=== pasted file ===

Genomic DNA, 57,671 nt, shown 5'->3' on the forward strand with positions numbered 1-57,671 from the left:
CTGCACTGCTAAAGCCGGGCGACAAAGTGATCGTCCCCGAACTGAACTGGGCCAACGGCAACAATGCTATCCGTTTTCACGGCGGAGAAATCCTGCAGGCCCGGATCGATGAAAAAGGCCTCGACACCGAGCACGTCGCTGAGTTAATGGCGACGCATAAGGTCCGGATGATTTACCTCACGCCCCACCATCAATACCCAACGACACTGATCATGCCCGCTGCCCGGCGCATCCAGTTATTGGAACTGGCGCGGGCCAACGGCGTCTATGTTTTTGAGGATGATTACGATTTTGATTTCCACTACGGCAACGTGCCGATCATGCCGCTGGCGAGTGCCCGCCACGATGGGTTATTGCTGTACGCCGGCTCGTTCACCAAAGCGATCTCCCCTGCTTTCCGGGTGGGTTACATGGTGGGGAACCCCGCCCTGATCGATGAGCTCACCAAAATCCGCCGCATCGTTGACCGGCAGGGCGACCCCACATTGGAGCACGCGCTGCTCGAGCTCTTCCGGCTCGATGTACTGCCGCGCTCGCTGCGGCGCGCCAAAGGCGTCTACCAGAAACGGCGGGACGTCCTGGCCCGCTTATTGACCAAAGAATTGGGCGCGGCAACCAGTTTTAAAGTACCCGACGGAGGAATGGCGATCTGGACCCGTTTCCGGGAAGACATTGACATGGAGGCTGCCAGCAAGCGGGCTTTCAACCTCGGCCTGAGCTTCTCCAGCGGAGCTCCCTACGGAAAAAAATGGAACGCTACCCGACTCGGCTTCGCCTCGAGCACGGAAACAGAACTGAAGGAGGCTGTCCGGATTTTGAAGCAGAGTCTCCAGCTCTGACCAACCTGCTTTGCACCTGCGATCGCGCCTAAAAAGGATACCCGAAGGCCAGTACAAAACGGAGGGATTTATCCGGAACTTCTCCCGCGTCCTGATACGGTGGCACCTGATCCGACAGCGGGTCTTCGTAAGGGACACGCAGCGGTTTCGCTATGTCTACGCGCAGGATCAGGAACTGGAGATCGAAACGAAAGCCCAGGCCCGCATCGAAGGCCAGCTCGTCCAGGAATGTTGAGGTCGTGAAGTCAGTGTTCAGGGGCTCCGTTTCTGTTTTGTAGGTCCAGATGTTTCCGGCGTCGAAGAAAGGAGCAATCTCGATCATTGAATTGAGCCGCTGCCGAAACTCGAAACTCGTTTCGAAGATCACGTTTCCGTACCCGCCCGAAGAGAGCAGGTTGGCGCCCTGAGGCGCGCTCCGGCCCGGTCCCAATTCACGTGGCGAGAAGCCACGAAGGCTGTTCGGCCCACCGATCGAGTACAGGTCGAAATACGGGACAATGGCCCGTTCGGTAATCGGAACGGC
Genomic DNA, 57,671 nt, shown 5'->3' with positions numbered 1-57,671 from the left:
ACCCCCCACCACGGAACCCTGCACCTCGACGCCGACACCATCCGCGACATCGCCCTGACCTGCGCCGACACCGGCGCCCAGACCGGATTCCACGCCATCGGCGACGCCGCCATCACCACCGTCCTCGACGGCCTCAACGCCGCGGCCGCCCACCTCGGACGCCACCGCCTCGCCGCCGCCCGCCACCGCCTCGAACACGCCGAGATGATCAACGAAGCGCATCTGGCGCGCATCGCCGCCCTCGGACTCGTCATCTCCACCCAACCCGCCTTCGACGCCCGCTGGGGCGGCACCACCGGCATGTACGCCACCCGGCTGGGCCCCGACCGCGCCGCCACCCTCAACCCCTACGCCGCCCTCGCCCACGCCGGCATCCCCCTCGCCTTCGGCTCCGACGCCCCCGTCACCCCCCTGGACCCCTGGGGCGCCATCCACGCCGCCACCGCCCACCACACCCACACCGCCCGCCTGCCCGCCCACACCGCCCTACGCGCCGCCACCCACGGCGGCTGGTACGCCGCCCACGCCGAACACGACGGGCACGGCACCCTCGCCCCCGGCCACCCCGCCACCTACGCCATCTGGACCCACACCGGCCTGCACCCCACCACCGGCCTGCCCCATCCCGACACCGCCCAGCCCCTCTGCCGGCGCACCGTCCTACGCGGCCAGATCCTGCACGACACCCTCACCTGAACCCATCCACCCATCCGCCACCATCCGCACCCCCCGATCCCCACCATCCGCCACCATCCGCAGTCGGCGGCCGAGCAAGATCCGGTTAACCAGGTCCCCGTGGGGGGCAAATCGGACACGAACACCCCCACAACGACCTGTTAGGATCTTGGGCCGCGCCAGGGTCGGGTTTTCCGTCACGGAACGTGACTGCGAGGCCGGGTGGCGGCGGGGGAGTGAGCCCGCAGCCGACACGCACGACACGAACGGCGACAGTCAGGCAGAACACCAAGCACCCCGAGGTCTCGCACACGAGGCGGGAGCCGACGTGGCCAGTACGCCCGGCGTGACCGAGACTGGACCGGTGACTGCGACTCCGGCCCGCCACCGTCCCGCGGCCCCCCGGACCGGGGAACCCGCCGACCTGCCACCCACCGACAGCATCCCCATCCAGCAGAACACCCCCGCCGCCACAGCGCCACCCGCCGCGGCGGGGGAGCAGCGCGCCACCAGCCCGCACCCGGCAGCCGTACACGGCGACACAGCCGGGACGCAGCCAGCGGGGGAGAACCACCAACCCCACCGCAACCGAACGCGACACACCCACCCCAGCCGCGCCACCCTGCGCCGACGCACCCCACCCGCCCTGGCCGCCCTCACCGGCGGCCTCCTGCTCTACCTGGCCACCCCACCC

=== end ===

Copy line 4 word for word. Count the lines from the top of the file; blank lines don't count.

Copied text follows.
ACCCCCCACCACGGAACCCTGCACCTCGACGCCGACACCATCCGCGACATCGCCCTGACCTGCGCCGACACCGGCGCCCAGACCGGATTCCACGCCATCGGCGACGCCGCCATCACCACCGTCCTCGACGGCCTCAACGCCGCGGCCGCCCACCTCGGACGCCACCGCCTCGCCGCCGCCCGCCACCGCCTCGAACACGCCGAGATGATCAACGAAGCGCATCTGGCGCGCATCGCCGCCCTCGGACTCGTCATCTCCACCCAACCCGCCTTCGACGCCCGCTGGGGCGGCACCACCGGCATGTACGCCACCCGGCTGGGCCCCGACCGCGCCGCCACCCTCAACCCCTACGCCGCCCTCGCCCACGCCGGCATCCCCCTCGCCTTCGGCTCCGACGCCCCCGTCACCCCCCTGGACCCCTGGGGCGCCATCCACGCCGCCACCGCCCACCACACCCACACCGCCCGCCTGCCCGCCCACACCGCCCTACGCGCCGCCACCCACGGCGGCTGGTACGCCGCCCACGCCGAACACGACGGGCACGGCACCCTCGCCCCCGGCCACCCCGCCACCTACGCCATCTGGACCCACACCGGCCTGCACCCCACCACCGGCCTGCCCCATCCCGACACCGCCCAGCCCCTCTGCCGGCGCACCGTCCTACGCGGCCAGATCCTGCACGACACCCTCACCTGAACCCATCCACCCATCCGCCACCATCCGCACCCCCCGATCCCCACCATCCGCCACCATCCGCAGTCGGCGGCCGAGCAAGATCCGGTTAACCAGGTCCCCGTGGGGGGCAAATCGGACACGAACACCCCCACAACGACCTGTTAGGATCTTGGGCCGCGCCAGGGTCGGGTTTTCCGTCACGGAACGTGACTGCGAGGCCGGGTGGCGGCGGGGGAGTGAGCCCGCAGCCGACACGCACGACACGAACGGCGACAGTCAGGCAGAACACCAAGCACCCCGAGGTCTCGCACACGAGGCGGGAGCCGACGTGGCCAGTACGCCCGGCGTGACCGAGACTGGACCGGTGACTGCGACTCCGGCCCGCCACCGTCCCGCGGCCCCCCGGACCGGGGAACCCGCCGACCTGCCACCCACCGACAGCATCCCCATCCAGCAGAACACCCCCGCCGCCACAGCGCCACCCGCCGCGGCGGGGGAGCAGCGCGCCACCAGCCCGCACCCGGCAGCCGTACACGGCGACACAGCCGGGACGCAGCCAGCGGGGGAGAACCACCAACCCCACCGCAACCGAACGCGACACACCCACCCCAGCCGCGCCACCCTGCGCCGACGCACCCCACCCGCCCTGGCCGCCCTCACCGGCGGCCTCCTGCTCTACCTGGCCACCCCACCC